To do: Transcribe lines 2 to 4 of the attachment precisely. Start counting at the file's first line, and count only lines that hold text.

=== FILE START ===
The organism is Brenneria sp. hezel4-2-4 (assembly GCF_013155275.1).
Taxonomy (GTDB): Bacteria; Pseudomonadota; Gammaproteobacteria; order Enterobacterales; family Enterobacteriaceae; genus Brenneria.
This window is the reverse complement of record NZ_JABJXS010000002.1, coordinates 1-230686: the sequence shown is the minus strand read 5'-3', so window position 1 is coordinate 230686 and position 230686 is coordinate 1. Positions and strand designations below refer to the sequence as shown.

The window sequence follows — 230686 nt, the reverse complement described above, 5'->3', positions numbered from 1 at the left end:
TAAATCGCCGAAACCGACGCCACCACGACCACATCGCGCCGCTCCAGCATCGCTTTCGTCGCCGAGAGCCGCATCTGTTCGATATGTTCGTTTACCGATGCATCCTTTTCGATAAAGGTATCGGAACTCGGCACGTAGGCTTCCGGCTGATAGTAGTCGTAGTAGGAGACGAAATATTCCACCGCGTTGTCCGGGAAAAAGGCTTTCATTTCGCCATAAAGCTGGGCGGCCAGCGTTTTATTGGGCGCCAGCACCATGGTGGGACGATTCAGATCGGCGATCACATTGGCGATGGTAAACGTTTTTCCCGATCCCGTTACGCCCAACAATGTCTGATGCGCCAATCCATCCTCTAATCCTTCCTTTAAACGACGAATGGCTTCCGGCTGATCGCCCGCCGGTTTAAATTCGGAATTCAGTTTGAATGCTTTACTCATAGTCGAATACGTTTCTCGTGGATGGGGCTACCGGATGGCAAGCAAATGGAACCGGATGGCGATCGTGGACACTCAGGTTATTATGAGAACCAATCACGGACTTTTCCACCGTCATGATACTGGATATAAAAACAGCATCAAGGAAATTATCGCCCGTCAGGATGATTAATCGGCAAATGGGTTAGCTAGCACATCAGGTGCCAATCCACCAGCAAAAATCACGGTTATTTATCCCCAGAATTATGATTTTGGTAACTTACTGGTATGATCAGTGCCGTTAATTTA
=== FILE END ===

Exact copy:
Taxonomy (GTDB): Bacteria; Pseudomonadota; Gammaproteobacteria; order Enterobacterales; family Enterobacteriaceae; genus Brenneria.
This window is the reverse complement of record NZ_JABJXS010000002.1, coordinates 1-230686: the sequence shown is the minus strand read 5'-3', so window position 1 is coordinate 230686 and position 230686 is coordinate 1. Positions and strand designations below refer to the sequence as shown.

The window sequence follows — 230686 nt, the reverse complement described above, 5'->3', positions numbered from 1 at the left end: